There’s nothing quite like the feeling of starting a new project idea and seeing it all the way through to finished and published. It’s a feather in your cap that you can look back on and say “I built that”. Regardless of if it is a big hit or not, it will make you a stand out – very few people get something all the way to done on their own.
Ambition can act against you in this. The larger the project the more opportunties there are to hit roadblocks which derail it. The size of a project is a risk that should be minimized.
That’s why I believe it’s important to create momentum with smaller projects. A small win still gives you a great amount of confidence.
This applies both to home projects, or code projects or hobbies.
Small is a relative term. You may be able to handle a small 40 hour project, while someone else cannot yet tackle something that big. Small may be as simple as fixing a wall hook or creating a pull request to fix a typo in the documentation of an open source project.
By putting a lot of these small projects together you create something bigger than the sum of them. Fixing all the small things around your house can turn it into a relaxing home, Contributing to Open Source projects could gain you some notoriety and help you get a dream job.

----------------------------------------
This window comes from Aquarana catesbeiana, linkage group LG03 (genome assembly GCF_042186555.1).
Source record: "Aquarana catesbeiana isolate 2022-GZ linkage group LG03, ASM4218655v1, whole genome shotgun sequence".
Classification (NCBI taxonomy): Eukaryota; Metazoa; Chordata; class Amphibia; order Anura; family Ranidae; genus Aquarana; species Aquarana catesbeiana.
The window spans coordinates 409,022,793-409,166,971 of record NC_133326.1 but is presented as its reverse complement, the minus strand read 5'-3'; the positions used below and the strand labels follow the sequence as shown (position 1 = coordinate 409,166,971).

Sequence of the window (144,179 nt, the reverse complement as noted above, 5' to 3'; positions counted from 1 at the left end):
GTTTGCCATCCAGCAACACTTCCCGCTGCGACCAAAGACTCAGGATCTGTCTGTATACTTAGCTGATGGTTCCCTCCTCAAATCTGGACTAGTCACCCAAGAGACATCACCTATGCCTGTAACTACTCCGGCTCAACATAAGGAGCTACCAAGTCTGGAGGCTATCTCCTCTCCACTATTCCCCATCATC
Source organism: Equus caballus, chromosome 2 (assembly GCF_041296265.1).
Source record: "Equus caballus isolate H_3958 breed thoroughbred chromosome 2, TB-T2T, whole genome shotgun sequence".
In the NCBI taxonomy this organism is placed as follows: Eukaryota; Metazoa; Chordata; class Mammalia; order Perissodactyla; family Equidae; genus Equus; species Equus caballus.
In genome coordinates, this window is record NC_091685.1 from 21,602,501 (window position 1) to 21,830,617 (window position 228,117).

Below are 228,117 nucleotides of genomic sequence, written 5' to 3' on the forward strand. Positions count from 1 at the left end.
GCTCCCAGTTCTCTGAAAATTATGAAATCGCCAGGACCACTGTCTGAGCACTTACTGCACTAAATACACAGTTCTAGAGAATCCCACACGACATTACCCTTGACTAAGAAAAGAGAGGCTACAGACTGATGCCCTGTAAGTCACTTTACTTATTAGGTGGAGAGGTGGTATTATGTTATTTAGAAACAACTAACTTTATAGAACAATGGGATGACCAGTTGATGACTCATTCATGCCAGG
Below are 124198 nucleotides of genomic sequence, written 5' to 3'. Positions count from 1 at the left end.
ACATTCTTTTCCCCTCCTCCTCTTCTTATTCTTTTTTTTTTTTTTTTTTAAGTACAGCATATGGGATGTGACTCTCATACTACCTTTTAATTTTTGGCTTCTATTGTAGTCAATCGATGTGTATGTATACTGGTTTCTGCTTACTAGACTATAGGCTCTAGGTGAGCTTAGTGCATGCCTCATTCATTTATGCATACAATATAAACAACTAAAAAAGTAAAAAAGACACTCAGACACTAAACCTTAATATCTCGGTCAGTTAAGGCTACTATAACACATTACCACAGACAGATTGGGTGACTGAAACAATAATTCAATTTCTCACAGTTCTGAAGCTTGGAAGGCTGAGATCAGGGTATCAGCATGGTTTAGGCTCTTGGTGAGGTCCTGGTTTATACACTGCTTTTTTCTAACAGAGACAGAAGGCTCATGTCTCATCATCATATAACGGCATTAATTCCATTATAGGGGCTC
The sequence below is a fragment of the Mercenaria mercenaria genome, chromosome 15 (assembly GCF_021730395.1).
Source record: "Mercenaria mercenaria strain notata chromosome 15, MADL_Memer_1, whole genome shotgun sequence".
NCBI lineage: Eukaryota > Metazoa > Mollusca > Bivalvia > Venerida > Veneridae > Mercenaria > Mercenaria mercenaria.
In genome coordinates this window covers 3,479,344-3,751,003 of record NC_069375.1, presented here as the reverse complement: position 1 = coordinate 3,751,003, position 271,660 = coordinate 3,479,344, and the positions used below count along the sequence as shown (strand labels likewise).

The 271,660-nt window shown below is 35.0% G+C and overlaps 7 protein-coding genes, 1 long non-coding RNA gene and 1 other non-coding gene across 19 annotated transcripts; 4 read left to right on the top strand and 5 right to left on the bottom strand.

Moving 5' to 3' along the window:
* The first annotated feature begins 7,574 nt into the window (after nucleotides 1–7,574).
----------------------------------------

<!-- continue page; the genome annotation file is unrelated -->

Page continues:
Derek Sivers said “the best option is the one with the most options” and doing many small projects gives more options than one big one.
37 signals (now basecamp) started out with 6-10 individual products. When starting they didn’t know which would be a success so creating many smaller ones diversified their risk and helped them succeed.
Small projects are going to be a core part of my strategy for 2017. Launching micro-sites, simple tools, or open-source libraries that can be finished in 8-10 hours of effort.
Think small, get out there, and finish it. It’s a step to something bigger.